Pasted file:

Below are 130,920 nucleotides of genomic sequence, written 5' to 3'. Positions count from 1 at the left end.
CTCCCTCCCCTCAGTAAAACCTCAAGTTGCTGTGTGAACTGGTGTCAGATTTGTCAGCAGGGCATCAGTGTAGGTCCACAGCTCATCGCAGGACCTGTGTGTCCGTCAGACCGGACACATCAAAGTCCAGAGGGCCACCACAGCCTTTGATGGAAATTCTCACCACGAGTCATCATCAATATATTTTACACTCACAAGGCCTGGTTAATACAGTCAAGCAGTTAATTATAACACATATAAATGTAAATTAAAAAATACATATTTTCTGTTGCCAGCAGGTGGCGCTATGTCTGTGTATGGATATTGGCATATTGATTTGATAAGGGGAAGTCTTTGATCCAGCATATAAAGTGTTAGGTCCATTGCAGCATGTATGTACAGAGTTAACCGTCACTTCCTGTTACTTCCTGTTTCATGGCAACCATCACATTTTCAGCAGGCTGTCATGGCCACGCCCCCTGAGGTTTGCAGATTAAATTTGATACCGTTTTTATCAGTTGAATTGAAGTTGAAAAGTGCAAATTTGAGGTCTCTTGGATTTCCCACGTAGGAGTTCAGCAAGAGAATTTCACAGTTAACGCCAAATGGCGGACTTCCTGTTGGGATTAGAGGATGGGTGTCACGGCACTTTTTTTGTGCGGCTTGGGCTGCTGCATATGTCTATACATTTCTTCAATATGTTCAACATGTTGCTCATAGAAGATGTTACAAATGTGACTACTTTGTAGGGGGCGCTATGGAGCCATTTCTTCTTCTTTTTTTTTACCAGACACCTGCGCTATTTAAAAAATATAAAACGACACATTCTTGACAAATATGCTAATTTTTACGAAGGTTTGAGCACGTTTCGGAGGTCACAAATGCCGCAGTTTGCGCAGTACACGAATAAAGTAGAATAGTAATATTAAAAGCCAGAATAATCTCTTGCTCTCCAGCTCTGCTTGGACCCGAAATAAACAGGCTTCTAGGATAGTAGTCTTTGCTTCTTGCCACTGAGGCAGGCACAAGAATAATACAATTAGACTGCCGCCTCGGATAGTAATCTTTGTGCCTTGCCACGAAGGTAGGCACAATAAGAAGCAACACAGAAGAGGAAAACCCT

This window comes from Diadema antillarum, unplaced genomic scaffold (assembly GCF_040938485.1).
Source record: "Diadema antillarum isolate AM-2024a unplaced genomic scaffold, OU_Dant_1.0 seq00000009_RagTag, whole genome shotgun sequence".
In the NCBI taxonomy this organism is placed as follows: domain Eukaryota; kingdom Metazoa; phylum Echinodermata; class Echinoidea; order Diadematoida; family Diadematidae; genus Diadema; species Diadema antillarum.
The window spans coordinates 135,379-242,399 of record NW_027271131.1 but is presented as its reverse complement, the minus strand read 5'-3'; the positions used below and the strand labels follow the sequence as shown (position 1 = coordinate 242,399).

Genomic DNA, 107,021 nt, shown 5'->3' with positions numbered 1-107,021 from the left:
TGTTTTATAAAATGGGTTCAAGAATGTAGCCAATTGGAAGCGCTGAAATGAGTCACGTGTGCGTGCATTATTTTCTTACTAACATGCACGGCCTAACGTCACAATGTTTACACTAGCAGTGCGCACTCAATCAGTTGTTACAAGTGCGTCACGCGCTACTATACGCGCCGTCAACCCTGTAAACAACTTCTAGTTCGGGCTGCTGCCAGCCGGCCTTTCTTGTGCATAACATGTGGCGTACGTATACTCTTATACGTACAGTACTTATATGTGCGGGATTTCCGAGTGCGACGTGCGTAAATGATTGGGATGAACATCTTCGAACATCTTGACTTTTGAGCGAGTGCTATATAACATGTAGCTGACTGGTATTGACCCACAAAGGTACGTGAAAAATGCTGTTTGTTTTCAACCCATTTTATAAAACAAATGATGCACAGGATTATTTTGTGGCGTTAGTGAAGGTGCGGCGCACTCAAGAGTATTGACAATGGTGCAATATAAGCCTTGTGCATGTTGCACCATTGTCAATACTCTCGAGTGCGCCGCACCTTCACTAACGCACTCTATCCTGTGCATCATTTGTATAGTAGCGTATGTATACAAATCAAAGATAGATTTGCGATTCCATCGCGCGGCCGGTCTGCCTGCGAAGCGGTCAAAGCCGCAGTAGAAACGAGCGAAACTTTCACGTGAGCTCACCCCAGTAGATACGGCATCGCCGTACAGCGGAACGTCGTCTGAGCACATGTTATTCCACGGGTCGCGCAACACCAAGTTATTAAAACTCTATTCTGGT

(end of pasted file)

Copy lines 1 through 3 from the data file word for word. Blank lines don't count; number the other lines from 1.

Below are 130,920 nucleotides of genomic sequence, written 5' to 3'. Positions count from 1 at the left end.
CTCCCTCCCCTCAGTAAAACCTCAAGTTGCTGTGTGAACTGGTGTCAGATTTGTCAGCAGGGCATCAGTGTAGGTCCACAGCTCATCGCAGGACCTGTGTGTCCGTCAGACCGGACACATCAAAGTCCAGAGGGCCACCACAGCCTTTGATGGAAATTCTCACCACGAGTCATCATCAATATATTTTACACTCACAAGGCCTGGTTAATACAGTCAAGCAGTTAATTATAACACATATAAATGTAAATTAAAAAATACATATTTTCTGTTGCCAGCAGGTGGCGCTATGTCTGTGTATGGATATTGGCATATTGATTTGATAAGGGGAAGTCTTTGATCCAGCATATAAAGTGTTAGGTCCATTGCAGCATGTATGTACAGAGTTAACCGTCACTTCCTGTTACTTCCTGTTTCATGGCAACCATCACATTTTCAGCAGGCTGTCATGGCCACGCCCCCTGAGGTTTGCAGATTAAATTTGATACCGTTTTTATCAGTTGAATTGAAGTTGAAAAGTGCAAATTTGAGGTCTCTTGGATTTCCCACGTAGGAGTTCAGCAAGAGAATTTCACAGTTAACGCCAAATGGCGGACTTCCTGTTGGGATTAGAGGATGGGTGTCACGGCACTTTTTTTGTGCGGCTTGGGCTGCTGCATATGTCTATACATTTCTTCAATATGTTCAACATGTTGCTCATAGAAGATGTTACAAATGTGACTACTTTGTAGGGGGCGCTATGGAGCCATTTCTTCTTCTTTTTTTTTACCAGACACCTGCGCTATTTAAAAAATATAAAACGACACATTCTTGACAAATATGCTAATTTTTACGAAGGTTTGAGCACGTTTCGGAGGTCACAAATGCCGCAGTTTGCGCAGTACACGAATAAAGTAGAATAGTAATATTAAAAGCCAGAATAATCTCTTGCTCTCCAGCTCTGCTTGGACCCGAAATAAACAGGCTTCTAGGATAGTAGTCTTTGCTTCTTGCCACTGAGGCAGGCACAAGAATAATACAATTAGACTGCCGCCTCGGATAGTAATCTTTGTGCCTTGCCACGAAGGTAGGCACAATAAGAAGCAACACAGAAGAGGAAAACCCT

This window comes from Diadema antillarum, unplaced genomic scaffold (assembly GCF_040938485.1).